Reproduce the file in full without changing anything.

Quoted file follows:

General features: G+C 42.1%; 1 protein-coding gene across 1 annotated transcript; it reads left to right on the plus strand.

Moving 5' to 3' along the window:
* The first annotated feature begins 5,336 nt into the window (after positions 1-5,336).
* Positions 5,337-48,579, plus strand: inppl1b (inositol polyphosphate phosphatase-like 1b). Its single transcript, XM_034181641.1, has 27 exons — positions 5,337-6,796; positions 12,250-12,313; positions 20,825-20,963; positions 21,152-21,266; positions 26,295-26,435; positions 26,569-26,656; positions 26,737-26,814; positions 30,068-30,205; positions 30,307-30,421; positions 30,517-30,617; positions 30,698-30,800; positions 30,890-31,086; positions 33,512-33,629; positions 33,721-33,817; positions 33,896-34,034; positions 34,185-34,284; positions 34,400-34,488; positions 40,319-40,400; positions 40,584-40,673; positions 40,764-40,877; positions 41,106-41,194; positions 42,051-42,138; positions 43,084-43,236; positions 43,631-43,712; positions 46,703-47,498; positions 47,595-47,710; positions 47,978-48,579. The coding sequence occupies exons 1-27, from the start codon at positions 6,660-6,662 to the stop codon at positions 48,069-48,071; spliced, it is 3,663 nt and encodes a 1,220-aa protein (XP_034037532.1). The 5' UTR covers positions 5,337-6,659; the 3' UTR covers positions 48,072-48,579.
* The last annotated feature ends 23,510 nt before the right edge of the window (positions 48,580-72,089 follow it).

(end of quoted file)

General features: G+C 42.1%; 1 protein-coding gene across 1 annotated transcript; it reads left to right on the plus strand.

Moving 5' to 3' along the window:
* The first annotated feature begins 5,336 nt into the window (after positions 1-5,336).
* Positions 5,337-48,579, plus strand: inppl1b (inositol polyphosphate phosphatase-like 1b). Its single transcript, XM_034181641.1, has 27 exons — positions 5,337-6,796; positions 12,250-12,313; positions 20,825-20,963; positions 21,152-21,266; positions 26,295-26,435; positions 26,569-26,656; positions 26,737-26,814; positions 30,068-30,205; positions 30,307-30,421; positions 30,517-30,617; positions 30,698-30,800; positions 30,890-31,086; positions 33,512-33,629; positions 33,721-33,817; positions 33,896-34,034; positions 34,185-34,284; positions 34,400-34,488; positions 40,319-40,400; positions 40,584-40,673; positions 40,764-40,877; positions 41,106-41,194; positions 42,051-42,138; positions 43,084-43,236; positions 43,631-43,712; positions 46,703-47,498; positions 47,595-47,710; positions 47,978-48,579. The coding sequence occupies exons 1-27, from the start codon at positions 6,660-6,662 to the stop codon at positions 48,069-48,071; spliced, it is 3,663 nt and encodes a 1,220-aa protein (XP_034037532.1). The 5' UTR covers positions 5,337-6,659; the 3' UTR covers positions 48,072-48,579.
* The last annotated feature ends 23,510 nt before the right edge of the window (positions 48,580-72,089 follow it).